During 1944, as Gen. Douglas MacArthur's forces fought their way from New Guinea to the Philippines, Allied air commander Gen. George Kenney, discarding pre-war doctrine, planned and ran an "air blitz" offensive. His 5th Air Force drove forward like a tank army, crash-landing in open country, seizing terrain, bulldozing new airfields, winning air control, and moving forward. At airfields on the front line, Rocky Boyer kept the radios working for the 71st Tactical Reconnaissance Group, a fighter-bomber unit.
Diaries were forbidden, but Rocky kept one-full of casualties, accidents, off-duty shenanigans, and rear-area snafus. He wrote about wartime camp life at Nadzab, New Guinea, the largest air base in the world, part Scout camp and part frontier boomtown. He knew characters worthy of Catch-22: combat flyers who played contract bridge, military brass who played office politics, black quartermasters, and chaplains who stood up to colonels when a promotion party ended with drunken gunplay and dynamite.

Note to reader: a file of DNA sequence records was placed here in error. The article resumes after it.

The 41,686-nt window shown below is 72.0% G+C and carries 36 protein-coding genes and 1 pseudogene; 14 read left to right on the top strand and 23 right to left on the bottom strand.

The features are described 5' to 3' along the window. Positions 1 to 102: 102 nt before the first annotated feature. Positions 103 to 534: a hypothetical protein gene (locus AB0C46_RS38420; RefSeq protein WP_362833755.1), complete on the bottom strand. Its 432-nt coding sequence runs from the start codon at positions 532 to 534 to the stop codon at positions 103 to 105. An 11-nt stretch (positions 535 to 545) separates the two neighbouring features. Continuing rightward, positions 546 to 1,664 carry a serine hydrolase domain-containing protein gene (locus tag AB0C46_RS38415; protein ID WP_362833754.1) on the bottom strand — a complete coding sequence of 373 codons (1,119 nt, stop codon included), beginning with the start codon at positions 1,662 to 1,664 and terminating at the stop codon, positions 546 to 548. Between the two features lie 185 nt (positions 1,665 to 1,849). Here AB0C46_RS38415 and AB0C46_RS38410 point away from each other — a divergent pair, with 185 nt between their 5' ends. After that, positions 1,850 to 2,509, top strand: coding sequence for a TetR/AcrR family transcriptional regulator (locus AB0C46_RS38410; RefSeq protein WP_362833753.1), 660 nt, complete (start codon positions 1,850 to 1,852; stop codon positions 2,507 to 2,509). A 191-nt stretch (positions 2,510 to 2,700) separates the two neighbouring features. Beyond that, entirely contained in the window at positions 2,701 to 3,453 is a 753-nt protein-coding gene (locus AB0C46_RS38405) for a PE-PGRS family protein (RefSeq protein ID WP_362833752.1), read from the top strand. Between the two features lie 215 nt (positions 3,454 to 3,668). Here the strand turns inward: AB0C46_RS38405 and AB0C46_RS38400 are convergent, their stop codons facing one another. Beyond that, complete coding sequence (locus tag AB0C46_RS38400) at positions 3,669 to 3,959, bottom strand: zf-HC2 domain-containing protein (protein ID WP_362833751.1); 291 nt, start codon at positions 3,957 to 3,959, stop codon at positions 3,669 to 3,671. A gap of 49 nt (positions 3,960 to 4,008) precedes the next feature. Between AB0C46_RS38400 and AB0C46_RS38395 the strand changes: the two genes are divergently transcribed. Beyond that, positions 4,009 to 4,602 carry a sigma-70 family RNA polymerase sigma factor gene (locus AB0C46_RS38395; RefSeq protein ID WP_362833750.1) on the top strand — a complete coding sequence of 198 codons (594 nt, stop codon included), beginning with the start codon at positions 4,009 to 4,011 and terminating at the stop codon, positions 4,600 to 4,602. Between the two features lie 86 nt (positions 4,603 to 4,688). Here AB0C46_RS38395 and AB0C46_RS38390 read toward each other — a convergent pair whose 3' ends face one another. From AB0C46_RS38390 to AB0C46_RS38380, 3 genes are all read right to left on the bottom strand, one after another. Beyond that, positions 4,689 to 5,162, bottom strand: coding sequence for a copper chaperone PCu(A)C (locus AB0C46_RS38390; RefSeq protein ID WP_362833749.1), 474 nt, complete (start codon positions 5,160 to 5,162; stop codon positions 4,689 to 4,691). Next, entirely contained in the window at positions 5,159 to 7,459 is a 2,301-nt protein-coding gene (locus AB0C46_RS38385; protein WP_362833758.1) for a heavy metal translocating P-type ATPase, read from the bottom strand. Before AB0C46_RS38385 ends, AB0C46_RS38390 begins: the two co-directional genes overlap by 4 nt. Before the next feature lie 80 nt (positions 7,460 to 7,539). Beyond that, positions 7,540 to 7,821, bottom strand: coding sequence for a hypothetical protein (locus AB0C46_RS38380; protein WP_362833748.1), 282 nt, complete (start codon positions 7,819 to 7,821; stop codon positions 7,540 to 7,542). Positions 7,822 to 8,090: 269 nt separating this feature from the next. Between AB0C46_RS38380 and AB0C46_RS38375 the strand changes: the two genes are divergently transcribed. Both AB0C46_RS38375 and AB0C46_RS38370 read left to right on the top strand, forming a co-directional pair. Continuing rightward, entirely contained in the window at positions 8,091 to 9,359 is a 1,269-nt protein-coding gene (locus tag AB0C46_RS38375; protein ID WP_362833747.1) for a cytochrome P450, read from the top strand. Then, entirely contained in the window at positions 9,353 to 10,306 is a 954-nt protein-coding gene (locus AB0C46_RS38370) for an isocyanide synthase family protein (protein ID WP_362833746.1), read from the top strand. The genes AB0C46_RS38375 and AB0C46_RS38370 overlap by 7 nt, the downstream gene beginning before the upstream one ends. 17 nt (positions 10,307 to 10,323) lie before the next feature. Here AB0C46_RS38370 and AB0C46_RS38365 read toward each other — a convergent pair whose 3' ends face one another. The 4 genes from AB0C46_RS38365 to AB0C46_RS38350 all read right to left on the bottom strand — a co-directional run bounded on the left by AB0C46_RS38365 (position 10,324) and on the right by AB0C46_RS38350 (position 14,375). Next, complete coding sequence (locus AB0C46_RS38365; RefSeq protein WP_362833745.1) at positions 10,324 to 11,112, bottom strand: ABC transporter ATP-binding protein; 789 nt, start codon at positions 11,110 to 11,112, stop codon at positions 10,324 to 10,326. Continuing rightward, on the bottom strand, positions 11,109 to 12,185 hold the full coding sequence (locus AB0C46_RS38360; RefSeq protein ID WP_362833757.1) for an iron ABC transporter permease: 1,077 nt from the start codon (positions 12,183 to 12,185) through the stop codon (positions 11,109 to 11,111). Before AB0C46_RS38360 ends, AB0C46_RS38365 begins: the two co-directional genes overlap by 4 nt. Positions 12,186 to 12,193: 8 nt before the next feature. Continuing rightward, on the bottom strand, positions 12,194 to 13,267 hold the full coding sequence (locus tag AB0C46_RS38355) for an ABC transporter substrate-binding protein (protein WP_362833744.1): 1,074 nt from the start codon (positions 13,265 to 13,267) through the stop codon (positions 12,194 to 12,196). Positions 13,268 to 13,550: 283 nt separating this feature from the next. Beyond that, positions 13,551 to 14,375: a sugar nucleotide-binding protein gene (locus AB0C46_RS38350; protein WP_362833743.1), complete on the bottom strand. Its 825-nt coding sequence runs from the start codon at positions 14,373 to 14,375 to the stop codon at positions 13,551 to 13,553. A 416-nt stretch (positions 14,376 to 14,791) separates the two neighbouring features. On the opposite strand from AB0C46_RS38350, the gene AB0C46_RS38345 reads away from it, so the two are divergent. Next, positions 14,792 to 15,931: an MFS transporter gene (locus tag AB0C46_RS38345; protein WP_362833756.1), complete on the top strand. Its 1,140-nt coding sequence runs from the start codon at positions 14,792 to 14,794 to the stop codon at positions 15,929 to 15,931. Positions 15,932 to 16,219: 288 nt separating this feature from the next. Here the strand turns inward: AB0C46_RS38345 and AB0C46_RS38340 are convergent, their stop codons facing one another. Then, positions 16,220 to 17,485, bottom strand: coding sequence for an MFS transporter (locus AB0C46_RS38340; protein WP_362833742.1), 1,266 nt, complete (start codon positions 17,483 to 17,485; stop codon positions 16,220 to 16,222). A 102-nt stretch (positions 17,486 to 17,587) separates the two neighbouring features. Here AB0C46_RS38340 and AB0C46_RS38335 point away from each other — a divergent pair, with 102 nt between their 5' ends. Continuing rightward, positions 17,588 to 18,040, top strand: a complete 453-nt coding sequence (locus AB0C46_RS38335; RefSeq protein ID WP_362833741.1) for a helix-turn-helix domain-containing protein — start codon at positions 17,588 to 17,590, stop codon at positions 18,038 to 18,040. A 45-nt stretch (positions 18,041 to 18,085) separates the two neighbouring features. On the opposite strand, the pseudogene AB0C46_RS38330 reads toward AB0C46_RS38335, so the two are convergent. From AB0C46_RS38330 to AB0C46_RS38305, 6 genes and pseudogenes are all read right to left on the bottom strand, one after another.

This is a narrative of the war as airmen lived it. The author uses Rocky's story as a jumping-off point from which to understand the daily life of the men who in 1944 fought their way over the two thousand miles from New Guinea to the Philippines.
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